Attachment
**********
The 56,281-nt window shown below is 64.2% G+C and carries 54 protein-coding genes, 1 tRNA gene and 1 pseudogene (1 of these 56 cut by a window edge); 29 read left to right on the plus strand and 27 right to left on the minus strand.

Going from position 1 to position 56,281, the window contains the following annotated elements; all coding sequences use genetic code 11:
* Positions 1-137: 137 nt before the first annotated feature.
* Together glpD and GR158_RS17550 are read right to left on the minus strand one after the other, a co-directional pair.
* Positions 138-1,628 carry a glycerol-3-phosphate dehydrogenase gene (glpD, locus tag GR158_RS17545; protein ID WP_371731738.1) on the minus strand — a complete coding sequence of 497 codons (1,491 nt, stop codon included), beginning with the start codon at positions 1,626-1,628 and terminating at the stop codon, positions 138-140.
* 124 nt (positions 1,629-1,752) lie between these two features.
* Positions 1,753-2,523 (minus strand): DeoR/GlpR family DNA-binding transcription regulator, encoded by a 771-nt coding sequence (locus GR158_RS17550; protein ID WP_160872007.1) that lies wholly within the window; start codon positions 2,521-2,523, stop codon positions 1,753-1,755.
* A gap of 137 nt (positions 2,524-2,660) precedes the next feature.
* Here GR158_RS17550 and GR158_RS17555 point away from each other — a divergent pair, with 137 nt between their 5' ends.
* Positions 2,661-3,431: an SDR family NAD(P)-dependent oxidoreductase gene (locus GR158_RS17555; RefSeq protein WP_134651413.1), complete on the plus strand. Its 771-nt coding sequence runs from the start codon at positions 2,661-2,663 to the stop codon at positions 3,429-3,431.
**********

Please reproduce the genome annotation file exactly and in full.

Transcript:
The 56,281-nt window shown below is 64.2% G+C and carries 54 protein-coding genes, 1 tRNA gene and 1 pseudogene (1 of these 56 cut by a window edge); 29 read left to right on the plus strand and 27 right to left on the minus strand.

Going from position 1 to position 56,281, the window contains the following annotated elements; all coding sequences use genetic code 11:
* Positions 1-137: 137 nt before the first annotated feature.
* Together glpD and GR158_RS17550 are read right to left on the minus strand one after the other, a co-directional pair.
* Positions 138-1,628 carry a glycerol-3-phosphate dehydrogenase gene (glpD, locus tag GR158_RS17545; protein ID WP_371731738.1) on the minus strand — a complete coding sequence of 497 codons (1,491 nt, stop codon included), beginning with the start codon at positions 1,626-1,628 and terminating at the stop codon, positions 138-140.
* 124 nt (positions 1,629-1,752) lie between these two features.
* Positions 1,753-2,523 (minus strand): DeoR/GlpR family DNA-binding transcription regulator, encoded by a 771-nt coding sequence (locus GR158_RS17550; protein ID WP_160872007.1) that lies wholly within the window; start codon positions 2,521-2,523, stop codon positions 1,753-1,755.
* A gap of 137 nt (positions 2,524-2,660) precedes the next feature.
* Here GR158_RS17550 and GR158_RS17555 point away from each other — a divergent pair, with 137 nt between their 5' ends.
* Positions 2,661-3,431: an SDR family NAD(P)-dependent oxidoreductase gene (locus GR158_RS17555; RefSeq protein WP_134651413.1), complete on the plus strand. Its 771-nt coding sequence runs from the start codon at positions 2,661-2,663 to the stop codon at positions 3,429-3,431.